CHPA to Hoosier State: E-tracking will curb PSE sales
WASHINGTON The Consumer Healthcare Products Association is slated to testify Wednesday before an Indiana legislative committee on how the state can improve its policies for preventing the illegal diversion of pseudoephedrine.
The Indiana State Legislature’s Criminal Law and Sentencing Policy Study Committee will hear a range of policy options, from requiring a prescription for currently accessible medicines to implementing an electronic tracking system to block illegal sales of PSE.
“The residents of Indiana deserve a solution that will help fight the state’s meth problem, without placing additional burdens on individuals, families and the state,” stated Mandy Hagan, director of state government relations for CHPA. “Electronic tracking is the only system that blocks illegal PSE sales while maintaining consumer access to the safe and effective medications they rely on for colds and allergies.”
In Indiana, there currently is no mechanism in place to curb the practice of “smurfing,” when criminals move from store to store to purchase illegal amounts of PSE to be used in the production of meth.
E-tracking, which has been adopted by 12 states nationwide and is funded by members of CHPA, will afford local law enforcement officials an investigative tool to track and prevent meth production across state lines. The system also preserves Indianans’ over-the-counter access to the PSE medications.
According to a poll by David Binder Research, almost two-thirds of surveyed Indiana voters oppose making common cold and allergy medications containing PSE available by prescription only, and 82% agree that an Rx-only requirement would create an “unnecessary burden” for law-abiding citizens.
The Indiana State Retail Association also supports implementation of an electronic tracking system.
The survey, conducted from Jan. 14 to 24, involved 368 Indiana state residents ages 18 years or over, all of whom voted in the last election, and has a margin of error of +/-5.1%. The survey was sponsored by CHPA.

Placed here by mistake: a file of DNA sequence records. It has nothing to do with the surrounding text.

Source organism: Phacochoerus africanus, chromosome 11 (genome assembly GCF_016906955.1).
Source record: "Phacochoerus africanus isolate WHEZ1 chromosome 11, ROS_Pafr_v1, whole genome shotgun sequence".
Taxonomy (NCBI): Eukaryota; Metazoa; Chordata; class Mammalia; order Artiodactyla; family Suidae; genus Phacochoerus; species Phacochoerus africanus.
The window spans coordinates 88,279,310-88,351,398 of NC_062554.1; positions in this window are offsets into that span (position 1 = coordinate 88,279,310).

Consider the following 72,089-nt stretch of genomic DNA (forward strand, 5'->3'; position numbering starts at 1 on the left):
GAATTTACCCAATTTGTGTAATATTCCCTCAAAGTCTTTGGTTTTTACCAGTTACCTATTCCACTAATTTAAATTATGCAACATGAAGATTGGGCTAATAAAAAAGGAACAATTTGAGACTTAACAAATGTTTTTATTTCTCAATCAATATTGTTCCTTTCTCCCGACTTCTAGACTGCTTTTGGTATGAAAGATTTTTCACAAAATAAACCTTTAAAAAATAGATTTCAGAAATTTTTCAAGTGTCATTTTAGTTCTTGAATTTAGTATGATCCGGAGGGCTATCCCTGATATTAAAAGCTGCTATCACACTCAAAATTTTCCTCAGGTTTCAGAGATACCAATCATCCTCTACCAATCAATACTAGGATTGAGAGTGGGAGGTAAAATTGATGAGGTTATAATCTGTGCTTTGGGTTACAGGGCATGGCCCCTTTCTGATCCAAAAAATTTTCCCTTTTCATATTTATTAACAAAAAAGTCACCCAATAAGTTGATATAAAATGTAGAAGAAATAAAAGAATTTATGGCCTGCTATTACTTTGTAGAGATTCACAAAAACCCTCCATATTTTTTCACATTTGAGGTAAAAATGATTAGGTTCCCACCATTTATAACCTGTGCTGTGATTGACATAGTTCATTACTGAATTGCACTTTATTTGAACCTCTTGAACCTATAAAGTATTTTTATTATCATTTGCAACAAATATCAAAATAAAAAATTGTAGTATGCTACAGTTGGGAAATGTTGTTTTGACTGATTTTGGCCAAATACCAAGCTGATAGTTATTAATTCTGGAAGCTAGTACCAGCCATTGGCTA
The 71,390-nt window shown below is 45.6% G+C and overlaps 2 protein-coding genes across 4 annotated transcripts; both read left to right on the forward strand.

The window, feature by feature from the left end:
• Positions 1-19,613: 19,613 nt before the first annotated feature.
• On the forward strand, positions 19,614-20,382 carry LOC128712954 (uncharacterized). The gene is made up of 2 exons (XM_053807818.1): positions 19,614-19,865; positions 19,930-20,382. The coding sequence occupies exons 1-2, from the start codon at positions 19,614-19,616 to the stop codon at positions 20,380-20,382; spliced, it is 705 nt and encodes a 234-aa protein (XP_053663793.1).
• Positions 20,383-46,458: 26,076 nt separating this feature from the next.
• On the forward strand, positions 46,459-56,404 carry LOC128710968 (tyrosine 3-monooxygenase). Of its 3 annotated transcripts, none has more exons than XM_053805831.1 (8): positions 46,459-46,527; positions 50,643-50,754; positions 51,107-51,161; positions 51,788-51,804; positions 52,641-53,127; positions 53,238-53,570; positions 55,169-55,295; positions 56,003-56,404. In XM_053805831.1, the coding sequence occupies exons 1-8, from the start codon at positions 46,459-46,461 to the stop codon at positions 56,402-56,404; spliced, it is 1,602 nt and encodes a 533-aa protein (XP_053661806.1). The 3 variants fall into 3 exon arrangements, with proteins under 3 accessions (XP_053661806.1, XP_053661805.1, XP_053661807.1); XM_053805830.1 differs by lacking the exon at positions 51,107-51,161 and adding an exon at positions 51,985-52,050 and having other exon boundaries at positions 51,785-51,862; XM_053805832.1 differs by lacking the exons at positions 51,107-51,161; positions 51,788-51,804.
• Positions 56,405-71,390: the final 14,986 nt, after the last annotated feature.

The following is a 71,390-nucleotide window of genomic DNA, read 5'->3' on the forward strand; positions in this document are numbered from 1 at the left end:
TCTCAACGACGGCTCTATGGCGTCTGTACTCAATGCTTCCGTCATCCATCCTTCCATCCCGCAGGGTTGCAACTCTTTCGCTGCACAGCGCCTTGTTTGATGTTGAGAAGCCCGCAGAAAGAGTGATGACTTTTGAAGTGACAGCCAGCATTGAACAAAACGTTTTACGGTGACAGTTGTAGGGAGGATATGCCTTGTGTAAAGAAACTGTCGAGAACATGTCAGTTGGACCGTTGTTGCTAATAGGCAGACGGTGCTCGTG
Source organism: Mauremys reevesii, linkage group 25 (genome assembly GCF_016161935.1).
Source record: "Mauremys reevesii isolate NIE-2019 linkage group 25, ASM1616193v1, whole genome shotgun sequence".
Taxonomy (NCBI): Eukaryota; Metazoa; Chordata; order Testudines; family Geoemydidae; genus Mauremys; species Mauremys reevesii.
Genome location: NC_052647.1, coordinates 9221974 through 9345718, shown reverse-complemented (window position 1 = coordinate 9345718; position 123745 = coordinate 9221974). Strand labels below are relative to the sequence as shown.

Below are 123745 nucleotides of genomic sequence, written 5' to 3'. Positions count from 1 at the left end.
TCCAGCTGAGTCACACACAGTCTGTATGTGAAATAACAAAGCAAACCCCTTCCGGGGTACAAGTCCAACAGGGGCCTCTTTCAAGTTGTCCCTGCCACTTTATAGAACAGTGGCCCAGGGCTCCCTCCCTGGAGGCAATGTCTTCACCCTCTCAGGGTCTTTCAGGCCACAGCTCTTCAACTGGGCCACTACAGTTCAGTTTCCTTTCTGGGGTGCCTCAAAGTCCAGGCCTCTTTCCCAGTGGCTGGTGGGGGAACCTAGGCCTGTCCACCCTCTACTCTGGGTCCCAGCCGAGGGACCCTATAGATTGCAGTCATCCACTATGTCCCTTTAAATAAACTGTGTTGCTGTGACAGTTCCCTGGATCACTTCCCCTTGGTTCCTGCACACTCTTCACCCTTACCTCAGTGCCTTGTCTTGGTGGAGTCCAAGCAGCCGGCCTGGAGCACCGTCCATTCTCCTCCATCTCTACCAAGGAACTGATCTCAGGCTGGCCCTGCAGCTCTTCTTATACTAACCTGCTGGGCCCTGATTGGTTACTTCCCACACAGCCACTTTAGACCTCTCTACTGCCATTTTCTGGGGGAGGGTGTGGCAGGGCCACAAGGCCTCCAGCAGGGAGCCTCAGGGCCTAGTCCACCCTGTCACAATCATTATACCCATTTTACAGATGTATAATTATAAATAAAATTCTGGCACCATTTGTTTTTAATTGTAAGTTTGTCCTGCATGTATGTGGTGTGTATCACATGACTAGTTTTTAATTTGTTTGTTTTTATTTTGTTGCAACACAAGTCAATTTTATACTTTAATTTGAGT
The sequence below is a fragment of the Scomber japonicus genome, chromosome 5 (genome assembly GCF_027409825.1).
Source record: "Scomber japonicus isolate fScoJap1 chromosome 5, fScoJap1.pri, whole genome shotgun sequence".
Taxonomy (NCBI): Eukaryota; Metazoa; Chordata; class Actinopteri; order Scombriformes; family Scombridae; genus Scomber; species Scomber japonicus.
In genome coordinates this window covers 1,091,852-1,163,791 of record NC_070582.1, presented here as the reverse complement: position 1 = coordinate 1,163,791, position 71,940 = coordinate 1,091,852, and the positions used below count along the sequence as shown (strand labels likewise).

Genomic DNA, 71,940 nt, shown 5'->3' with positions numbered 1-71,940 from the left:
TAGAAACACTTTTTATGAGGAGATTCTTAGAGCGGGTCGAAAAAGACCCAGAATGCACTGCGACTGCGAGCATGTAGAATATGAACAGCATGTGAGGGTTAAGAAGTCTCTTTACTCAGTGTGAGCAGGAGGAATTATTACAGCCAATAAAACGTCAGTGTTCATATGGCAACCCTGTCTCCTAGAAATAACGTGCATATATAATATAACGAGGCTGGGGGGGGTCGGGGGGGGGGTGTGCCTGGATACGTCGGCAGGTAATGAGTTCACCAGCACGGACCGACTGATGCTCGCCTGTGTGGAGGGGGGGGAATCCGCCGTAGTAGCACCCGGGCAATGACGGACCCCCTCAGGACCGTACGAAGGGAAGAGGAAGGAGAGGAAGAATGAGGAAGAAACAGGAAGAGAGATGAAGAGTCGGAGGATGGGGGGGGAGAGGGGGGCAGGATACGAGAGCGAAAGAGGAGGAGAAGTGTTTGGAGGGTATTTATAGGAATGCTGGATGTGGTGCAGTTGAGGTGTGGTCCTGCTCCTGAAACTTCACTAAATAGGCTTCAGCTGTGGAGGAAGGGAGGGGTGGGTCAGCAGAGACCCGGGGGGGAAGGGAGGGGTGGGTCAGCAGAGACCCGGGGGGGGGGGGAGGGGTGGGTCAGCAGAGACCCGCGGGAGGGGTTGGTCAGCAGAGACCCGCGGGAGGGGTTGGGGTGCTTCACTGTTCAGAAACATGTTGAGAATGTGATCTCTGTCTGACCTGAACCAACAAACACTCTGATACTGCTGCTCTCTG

Bayer Consumer Care adds two products to One A Day line
MORRISTOWN, N.J. Bayer Consumer Care on Tuesday introduced two new gender-specific multivitamins: One A Day Menopause Formula and One A Day Men’s Pro Edge.
One A Day Menopause Formula is a complete multivitamin formulated with soy isoflavones to help address hot flashes and mild mood changes.
"It can often be a challenge for women going through this new life stage to get the nutrients they need," stated diet and nutrition expert Madelyn Fernstrom. "Even with a healthy diet, supplementation may be needed to get adequate amounts of the nutrients important to this age group, particularly vitamin D and calcium. This can help support a healthy lifestyle for women as they enter this stage of their lives."
In addition, women going through menopause now have a new resource for information. LiveMenopause.com is dedicated to providing information about menopause and connecting women to others who are going through this stage of life.
Meanwhile, One A Day Men’s Pro Edge is a complete multivitamin that contains high levels of magnesium and vitamins A, B, C and E.
"Because men who are physically active exert more energy, they have an increased need for some nutrients to help their bodies refuel," Fernstrom said. "Though diet is the first source for nutritional needs, supplementation with a multivitamin can help provide extra nutrients to support optimal health for the busy, active man."
Decision Resources: Market for Alzheimer’s disease drugs will expand
BURLINGTON, Mass. Biotech drugs for treating Alzheimer’s disease will more than triple the size of the market in several key countries over the next decade, according to a new report by industry research company Decision Resources.
The report showed that bapineuzumab, made by Johnson & Johnson and Pfizer, and Eli Lilly’s solanezumab will drive the market for Alzheimer’s drugs from 2009’s $4.3 billion to $13.3 billion in 2019 in the United States, Japan, the United Kingdom, Germany, France, Italy and Spain.
Whereas most current Alzheimer’s drugs are acetylcholinesterase inhibitors, or AChEIs, which treat the disease’s cognitive symptoms without modifying its course, the new drugs have the potential to slow the rate of neural degeneration and cognitive decline, according to the report. Still, sales of AChEIs will remain strong through the decade.
“Despite increased generic competition and the launch of more-expensive and potentially more-efficacious therapies, AChEI sales will be buoyed through 2019,” Decision Resources director Bethany Kiernan said. “This will be largely due to an overall market expansion driven by increases in the number of drug-treated patients but also, to a lesser extent, by the launch of new formulations of branded AChEIs.”